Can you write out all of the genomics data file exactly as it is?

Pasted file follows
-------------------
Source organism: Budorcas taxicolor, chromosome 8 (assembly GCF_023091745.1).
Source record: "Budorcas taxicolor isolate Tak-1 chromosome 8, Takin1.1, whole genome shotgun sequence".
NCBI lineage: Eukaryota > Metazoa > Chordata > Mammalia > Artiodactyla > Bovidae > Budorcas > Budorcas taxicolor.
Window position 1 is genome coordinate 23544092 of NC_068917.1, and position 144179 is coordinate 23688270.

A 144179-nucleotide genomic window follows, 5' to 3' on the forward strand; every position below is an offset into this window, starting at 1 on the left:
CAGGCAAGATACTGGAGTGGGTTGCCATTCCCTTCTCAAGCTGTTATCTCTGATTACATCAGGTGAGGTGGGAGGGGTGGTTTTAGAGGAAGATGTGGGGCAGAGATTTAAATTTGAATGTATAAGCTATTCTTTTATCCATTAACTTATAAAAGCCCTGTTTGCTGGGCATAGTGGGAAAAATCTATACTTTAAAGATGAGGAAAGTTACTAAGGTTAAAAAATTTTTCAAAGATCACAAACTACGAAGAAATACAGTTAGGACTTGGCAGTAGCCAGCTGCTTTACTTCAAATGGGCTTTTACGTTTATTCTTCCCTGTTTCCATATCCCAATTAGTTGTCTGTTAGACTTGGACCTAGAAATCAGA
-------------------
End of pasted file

Source organism: Budorcas taxicolor, chromosome 8 (assembly GCF_023091745.1).
Source record: "Budorcas taxicolor isolate Tak-1 chromosome 8, Takin1.1, whole genome shotgun sequence".
NCBI lineage: Eukaryota > Metazoa > Chordata > Mammalia > Artiodactyla > Bovidae > Budorcas > Budorcas taxicolor.
Window position 1 is genome coordinate 23544092 of NC_068917.1, and position 144179 is coordinate 23688270.

A 144179-nucleotide genomic window follows, 5' to 3' on the forward strand; every position below is an offset into this window, starting at 1 on the left:
CAGGCAAGATACTGGAGTGGGTTGCCATTCCCTTCTCAAGCTGTTATCTCTGATTACATCAGGTGAGGTGGGAGGGGTGGTTTTAGAGGAAGATGTGGGGCAGAGATTTAAATTTGAATGTATAAGCTATTCTTTTATCCATTAACTTATAAAAGCCCTGTTTGCTGGGCATAGTGGGAAAAATCTATACTTTAAAGATGAGGAAAGTTACTAAGGTTAAAAAATTTTTCAAAGATCACAAACTACGAAGAAATACAGTTAGGACTTGGCAGTAGCCAGCTGCTTTACTTCAAATGGGCTTTTACGTTTATTCTTCCCTGTTTCCATATCCCAATTAGTTGTCTGTTAGACTTGGACCTAGAAATCAGA